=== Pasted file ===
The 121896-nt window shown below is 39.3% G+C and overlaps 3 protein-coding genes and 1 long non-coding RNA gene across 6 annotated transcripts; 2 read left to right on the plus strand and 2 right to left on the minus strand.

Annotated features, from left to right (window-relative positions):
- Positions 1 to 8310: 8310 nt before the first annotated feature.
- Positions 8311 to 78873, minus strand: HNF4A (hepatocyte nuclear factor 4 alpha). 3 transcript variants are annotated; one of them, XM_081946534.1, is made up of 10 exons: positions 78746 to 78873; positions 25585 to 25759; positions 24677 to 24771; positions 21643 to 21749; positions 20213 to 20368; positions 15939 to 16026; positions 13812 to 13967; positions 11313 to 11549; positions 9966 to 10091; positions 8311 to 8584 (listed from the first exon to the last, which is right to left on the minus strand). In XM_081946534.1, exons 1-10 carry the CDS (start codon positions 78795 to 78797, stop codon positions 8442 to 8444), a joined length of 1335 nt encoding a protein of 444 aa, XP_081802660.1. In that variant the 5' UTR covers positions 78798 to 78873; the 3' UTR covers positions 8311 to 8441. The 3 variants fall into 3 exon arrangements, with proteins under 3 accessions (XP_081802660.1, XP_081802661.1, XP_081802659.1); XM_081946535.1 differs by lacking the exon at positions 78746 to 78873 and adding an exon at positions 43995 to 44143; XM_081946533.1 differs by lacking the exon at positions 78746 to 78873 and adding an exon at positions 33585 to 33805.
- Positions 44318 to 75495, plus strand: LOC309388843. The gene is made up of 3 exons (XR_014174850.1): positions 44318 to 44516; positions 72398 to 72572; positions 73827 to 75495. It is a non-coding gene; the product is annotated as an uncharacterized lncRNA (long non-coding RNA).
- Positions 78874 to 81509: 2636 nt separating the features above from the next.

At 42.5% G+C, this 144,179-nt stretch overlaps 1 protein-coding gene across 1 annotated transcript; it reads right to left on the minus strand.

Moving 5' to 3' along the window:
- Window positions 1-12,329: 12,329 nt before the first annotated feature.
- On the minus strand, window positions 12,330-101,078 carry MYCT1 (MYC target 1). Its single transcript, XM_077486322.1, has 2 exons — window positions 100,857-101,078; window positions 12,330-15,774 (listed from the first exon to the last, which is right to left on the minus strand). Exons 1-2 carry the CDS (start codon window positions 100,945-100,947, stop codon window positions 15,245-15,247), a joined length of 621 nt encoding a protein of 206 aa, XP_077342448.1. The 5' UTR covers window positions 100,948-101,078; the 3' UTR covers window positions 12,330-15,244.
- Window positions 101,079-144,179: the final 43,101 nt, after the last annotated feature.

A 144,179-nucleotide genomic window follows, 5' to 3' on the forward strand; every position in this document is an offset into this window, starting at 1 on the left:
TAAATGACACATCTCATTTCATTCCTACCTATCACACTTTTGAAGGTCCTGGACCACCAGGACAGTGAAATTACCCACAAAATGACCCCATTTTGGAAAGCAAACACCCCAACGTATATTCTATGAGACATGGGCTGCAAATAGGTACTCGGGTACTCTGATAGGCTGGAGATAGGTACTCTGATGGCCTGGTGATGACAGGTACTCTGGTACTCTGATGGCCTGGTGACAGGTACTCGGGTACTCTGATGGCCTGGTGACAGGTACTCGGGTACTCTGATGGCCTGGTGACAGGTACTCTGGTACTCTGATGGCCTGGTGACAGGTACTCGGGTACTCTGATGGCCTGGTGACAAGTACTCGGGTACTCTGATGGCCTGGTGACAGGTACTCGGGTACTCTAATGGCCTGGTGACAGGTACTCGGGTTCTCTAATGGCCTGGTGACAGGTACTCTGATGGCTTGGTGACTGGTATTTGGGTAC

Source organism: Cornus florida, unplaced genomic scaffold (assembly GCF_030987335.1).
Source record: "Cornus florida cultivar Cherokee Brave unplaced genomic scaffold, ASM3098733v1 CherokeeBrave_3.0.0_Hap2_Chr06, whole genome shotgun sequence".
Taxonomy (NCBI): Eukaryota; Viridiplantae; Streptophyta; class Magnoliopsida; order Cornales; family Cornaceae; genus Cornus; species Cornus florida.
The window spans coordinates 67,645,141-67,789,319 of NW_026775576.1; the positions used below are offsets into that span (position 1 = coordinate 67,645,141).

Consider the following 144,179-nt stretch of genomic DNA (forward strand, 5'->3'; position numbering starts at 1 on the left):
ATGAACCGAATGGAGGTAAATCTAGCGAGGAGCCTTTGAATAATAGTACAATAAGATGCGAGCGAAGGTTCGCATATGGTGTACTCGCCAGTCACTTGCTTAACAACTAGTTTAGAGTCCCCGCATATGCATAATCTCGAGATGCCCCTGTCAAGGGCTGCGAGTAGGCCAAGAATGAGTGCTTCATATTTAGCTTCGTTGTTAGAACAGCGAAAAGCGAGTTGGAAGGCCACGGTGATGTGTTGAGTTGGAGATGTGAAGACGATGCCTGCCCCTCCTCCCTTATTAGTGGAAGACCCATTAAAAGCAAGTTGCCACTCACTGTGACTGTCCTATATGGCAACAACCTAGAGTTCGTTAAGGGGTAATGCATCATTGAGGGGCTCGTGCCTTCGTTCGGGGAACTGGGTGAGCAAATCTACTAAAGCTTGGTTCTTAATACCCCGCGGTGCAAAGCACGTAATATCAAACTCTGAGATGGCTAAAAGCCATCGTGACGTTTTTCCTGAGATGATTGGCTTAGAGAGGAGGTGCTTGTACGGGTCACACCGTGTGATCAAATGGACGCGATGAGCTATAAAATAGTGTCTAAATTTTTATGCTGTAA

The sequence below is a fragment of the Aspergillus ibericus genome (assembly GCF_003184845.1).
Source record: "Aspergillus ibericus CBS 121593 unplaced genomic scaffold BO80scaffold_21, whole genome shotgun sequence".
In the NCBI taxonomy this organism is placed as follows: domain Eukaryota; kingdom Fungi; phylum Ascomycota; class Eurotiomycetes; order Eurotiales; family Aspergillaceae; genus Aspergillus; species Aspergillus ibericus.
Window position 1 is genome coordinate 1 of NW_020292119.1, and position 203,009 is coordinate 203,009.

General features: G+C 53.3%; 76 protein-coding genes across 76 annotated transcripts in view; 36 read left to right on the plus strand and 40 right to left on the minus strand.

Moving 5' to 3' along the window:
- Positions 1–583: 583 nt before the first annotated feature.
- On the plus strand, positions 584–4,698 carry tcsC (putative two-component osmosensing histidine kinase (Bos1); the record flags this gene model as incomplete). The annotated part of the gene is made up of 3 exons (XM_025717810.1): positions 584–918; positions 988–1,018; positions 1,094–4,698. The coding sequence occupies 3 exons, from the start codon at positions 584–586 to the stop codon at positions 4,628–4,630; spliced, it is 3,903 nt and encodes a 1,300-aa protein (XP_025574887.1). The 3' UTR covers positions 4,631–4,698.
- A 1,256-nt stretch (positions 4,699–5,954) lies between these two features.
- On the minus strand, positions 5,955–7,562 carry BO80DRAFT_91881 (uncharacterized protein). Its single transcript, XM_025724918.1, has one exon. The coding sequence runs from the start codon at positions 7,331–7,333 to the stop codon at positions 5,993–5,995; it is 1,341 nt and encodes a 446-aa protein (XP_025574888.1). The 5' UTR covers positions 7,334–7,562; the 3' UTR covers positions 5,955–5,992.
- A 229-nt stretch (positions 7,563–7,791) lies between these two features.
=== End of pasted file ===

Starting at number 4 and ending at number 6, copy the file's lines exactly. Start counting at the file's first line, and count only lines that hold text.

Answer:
- Positions 8311 to 78873, minus strand: HNF4A (hepatocyte nuclear factor 4 alpha). 3 transcript variants are annotated; one of them, XM_081946534.1, is made up of 10 exons: positions 78746 to 78873; positions 25585 to 25759; positions 24677 to 24771; positions 21643 to 21749; positions 20213 to 20368; positions 15939 to 16026; positions 13812 to 13967; positions 11313 to 11549; positions 9966 to 10091; positions 8311 to 8584 (listed from the first exon to the last, which is right to left on the minus strand). In XM_081946534.1, exons 1-10 carry the CDS (start codon positions 78795 to 78797, stop codon positions 8442 to 8444), a joined length of 1335 nt encoding a protein of 444 aa, XP_081802660.1. In that variant the 5' UTR covers positions 78798 to 78873; the 3' UTR covers positions 8311 to 8441. The 3 variants fall into 3 exon arrangements, with proteins under 3 accessions (XP_081802660.1, XP_081802661.1, XP_081802659.1); XM_081946535.1 differs by lacking the exon at positions 78746 to 78873 and adding an exon at positions 43995 to 44143; XM_081946533.1 differs by lacking the exon at positions 78746 to 78873 and adding an exon at positions 33585 to 33805.
- Positions 44318 to 75495, plus strand: LOC309388843. The gene is made up of 3 exons (XR_014174850.1): positions 44318 to 44516; positions 72398 to 72572; positions 73827 to 75495. It is a non-coding gene; the product is annotated as an uncharacterized lncRNA (long non-coding RNA).
- Positions 78874 to 81509: 2636 nt separating the features above from the next.